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The United Food and Commercial Workers International Union (UFCW) represents more than 1.3 million workers, primarily in the retail and meatpacking, food processing and poultry industries. The UFCW protects the rights of workers and strengthens America’s middle class by fighting for health care reform, living wages, retirement security, safe working conditions and the right to unionize so that working men and women and their families can realize the American Dream. For more information about the UFCW’s effort to protect workers’ rights and strengthen America’s middle class, visit www.ufcw.org, or join our online community at www.facebook.com/UFCWinternational and www.twitter.com/ufcw.

LivingWageSign

Retailers Starting To Get The Message: It’s Time to Raise Wages

WM-March-300x200This month, Walmart announced that the company will be hiking wages for 500,000 of its employees nationwide, raising pay to $9 an hour in April and $10 an hour by February of 2016. This decision came after years of pressure from members of OUR Walmart, who have bravely been standing up to the world’s largest retailer for better pay and regular hours. With the support or UFCW members and community organizations, workers are winning change.

Unlike many retail workers, UFCW and other union members are able to raise wages at companies by bargaining strong contracts. Union members also help raise the bar in the retail industry by joining Walmart workers to stand up to competitors like Walmart and pressuring them to raise wages.

In Forbes, Walmart spokesperson Kory Lundberg directly responded to the petition for $15 per hour and full-time schedules, saying, “The door is open for associates who want to work full time and earn $15 an hour, all they have to do is walk through it.”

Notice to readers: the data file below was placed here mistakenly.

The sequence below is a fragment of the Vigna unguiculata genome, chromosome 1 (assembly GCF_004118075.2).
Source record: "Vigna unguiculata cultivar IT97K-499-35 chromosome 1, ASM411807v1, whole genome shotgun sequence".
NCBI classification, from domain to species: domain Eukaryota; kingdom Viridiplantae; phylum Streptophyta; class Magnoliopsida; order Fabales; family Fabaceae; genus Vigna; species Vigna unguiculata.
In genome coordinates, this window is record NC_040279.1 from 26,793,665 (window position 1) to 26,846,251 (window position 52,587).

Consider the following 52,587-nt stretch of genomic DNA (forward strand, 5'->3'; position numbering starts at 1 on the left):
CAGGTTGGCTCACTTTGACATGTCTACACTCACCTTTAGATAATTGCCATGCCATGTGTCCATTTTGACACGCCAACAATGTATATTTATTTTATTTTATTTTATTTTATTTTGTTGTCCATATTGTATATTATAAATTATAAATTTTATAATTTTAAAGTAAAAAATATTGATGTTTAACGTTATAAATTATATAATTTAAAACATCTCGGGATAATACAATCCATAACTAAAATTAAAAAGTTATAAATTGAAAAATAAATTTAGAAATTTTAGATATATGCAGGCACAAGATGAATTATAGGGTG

While it’s only a step, this victory is full of the promise of more change to come – at Walmart and beyond. As TIME magazine reported, “Walmart workers have proved they can move the most powerful retailer in the world to change. That means they, and others, can do it again.”

As Paul Krugman said in the New York Times, “The announcement is nonetheless a very big deal, for two reasons. First, there will be spillovers: Walmart is so big that its action will probably lead to raises for millions of workers employed by other companies. Second, and arguably far more important, is what Walmart’s move tells us — namely, that low wages are a political choice, and we can and should choose differently.”

Other retailers are already following suit. In the last week of February, TJ Maxx, Marshall’s and HomeGoods announced they will raise their minimum wage to $9 an hour in June and to $10 in 2016. Many speculate that other big name retailers aren’t far behind. The New York Times editorial board says, “raises at Walmart could well lead to raises elsewhere as competitive pressures force Target, Home Depot and other low-wage retailers to follow suit.”

While companies may cite different reasons for joining the bandwagon, one thing is clear – workers are standing together and creating an important discussion around inequality and the minimum wage in our country. In the last several years, paying decent wages has become part of the national conversation in an unprecedented way.  Cities like San Francisco, Chicago, and Seattle have passed their own legislation raising the wage in the next several years. Twenty-nine states, plus the District of Columbia, have set their minimum wage above the federal level as of January, 2015. Congress has even proposed a bill that would raise the federal minimum wage to $10.10 an hour.

Union members are able to use their collective voices to raise wages at their companies by not only bargaining strong contracts, but also by standing up to competitors like Walmart and pressuring them to raise wages. These recent events have shown that when workers stand together, they can start to change companies – even companies as big as Walmart.